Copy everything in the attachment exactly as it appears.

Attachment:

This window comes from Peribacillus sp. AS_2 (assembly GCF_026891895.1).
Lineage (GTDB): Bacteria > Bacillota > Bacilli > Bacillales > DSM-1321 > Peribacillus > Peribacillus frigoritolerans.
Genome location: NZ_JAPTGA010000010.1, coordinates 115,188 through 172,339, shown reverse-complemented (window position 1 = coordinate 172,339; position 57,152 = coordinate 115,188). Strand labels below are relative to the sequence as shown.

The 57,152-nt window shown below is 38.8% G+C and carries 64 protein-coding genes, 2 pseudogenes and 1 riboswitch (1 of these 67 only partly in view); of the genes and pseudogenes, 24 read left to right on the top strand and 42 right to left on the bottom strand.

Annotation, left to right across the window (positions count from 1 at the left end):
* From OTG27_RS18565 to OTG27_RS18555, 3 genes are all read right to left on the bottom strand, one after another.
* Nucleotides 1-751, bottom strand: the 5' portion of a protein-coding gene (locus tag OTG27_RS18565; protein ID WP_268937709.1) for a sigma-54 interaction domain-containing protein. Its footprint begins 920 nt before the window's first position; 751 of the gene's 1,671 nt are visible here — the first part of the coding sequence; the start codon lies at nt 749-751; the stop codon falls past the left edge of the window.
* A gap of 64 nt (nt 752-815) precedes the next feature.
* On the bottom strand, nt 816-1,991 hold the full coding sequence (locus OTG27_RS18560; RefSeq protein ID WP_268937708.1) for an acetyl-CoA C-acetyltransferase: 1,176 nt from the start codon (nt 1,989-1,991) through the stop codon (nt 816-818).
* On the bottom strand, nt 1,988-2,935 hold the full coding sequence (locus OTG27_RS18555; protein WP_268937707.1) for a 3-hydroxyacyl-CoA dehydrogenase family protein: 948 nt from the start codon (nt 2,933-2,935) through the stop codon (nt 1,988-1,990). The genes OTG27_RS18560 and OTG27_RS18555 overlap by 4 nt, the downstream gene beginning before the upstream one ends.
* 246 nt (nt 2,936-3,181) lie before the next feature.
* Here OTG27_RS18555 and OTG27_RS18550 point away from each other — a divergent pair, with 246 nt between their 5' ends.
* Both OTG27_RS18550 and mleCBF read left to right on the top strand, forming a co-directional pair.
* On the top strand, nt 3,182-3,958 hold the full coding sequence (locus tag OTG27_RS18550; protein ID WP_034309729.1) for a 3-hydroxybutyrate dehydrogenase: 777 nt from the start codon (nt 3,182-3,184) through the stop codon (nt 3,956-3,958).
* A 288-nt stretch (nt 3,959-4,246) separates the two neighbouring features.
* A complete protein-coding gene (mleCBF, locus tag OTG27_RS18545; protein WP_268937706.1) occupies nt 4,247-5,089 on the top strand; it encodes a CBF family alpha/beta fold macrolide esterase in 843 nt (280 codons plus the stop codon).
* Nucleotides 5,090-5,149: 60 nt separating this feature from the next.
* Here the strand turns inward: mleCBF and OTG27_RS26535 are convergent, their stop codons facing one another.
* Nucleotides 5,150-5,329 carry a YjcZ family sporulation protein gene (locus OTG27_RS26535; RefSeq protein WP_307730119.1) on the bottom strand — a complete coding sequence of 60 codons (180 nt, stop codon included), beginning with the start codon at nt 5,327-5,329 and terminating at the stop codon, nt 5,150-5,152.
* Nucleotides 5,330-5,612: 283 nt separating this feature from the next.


This window comes from Peribacillus sp. AS_2 (assembly GCF_026891895.1).
Lineage (GTDB): Bacteria > Bacillota > Bacilli > Bacillales > DSM-1321 > Peribacillus > Peribacillus frigoritolerans.
Genome location: NZ_JAPTGA010000010.1, coordinates 115,188 through 172,339, shown reverse-complemented (window position 1 = coordinate 172,339; position 57,152 = coordinate 115,188). Strand labels below are relative to the sequence as shown.

The 57,152-nt window shown below is 38.8% G+C and carries 64 protein-coding genes, 2 pseudogenes and 1 riboswitch (1 of these 67 only partly in view); of the genes and pseudogenes, 24 read left to right on the top strand and 42 right to left on the bottom strand.

Annotation, left to right across the window (positions count from 1 at the left end):
* From OTG27_RS18565 to OTG27_RS18555, 3 genes are all read right to left on the bottom strand, one after another.
* Nucleotides 1-751, bottom strand: the 5' portion of a protein-coding gene (locus tag OTG27_RS18565; protein ID WP_268937709.1) for a sigma-54 interaction domain-containing protein. Its footprint begins 920 nt before the window's first position; 751 of the gene's 1,671 nt are visible here — the first part of the coding sequence; the start codon lies at nt 749-751; the stop codon falls past the left edge of the window.
* A gap of 64 nt (nt 752-815) precedes the next feature.
* On the bottom strand, nt 816-1,991 hold the full coding sequence (locus OTG27_RS18560; RefSeq protein ID WP_268937708.1) for an acetyl-CoA C-acetyltransferase: 1,176 nt from the start codon (nt 1,989-1,991) through the stop codon (nt 816-818).
* On the bottom strand, nt 1,988-2,935 hold the full coding sequence (locus OTG27_RS18555; protein WP_268937707.1) for a 3-hydroxyacyl-CoA dehydrogenase family protein: 948 nt from the start codon (nt 2,933-2,935) through the stop codon (nt 1,988-1,990). The genes OTG27_RS18560 and OTG27_RS18555 overlap by 4 nt, the downstream gene beginning before the upstream one ends.
* 246 nt (nt 2,936-3,181) lie before the next feature.
* Here OTG27_RS18555 and OTG27_RS18550 point away from each other — a divergent pair, with 246 nt between their 5' ends.
* Both OTG27_RS18550 and mleCBF read left to right on the top strand, forming a co-directional pair.
* On the top strand, nt 3,182-3,958 hold the full coding sequence (locus tag OTG27_RS18550; protein ID WP_034309729.1) for a 3-hydroxybutyrate dehydrogenase: 777 nt from the start codon (nt 3,182-3,184) through the stop codon (nt 3,956-3,958).
* A 288-nt stretch (nt 3,959-4,246) separates the two neighbouring features.
* A complete protein-coding gene (mleCBF, locus tag OTG27_RS18545; protein WP_268937706.1) occupies nt 4,247-5,089 on the top strand; it encodes a CBF family alpha/beta fold macrolide esterase in 843 nt (280 codons plus the stop codon).
* Nucleotides 5,090-5,149: 60 nt separating this feature from the next.
* Here the strand turns inward: mleCBF and OTG27_RS26535 are convergent, their stop codons facing one another.
* Nucleotides 5,150-5,329 carry a YjcZ family sporulation protein gene (locus OTG27_RS26535; RefSeq protein WP_307730119.1) on the bottom strand — a complete coding sequence of 60 codons (180 nt, stop codon included), beginning with the start codon at nt 5,327-5,329 and terminating at the stop codon, nt 5,150-5,152.
* Nucleotides 5,330-5,612: 283 nt separating this feature from the next.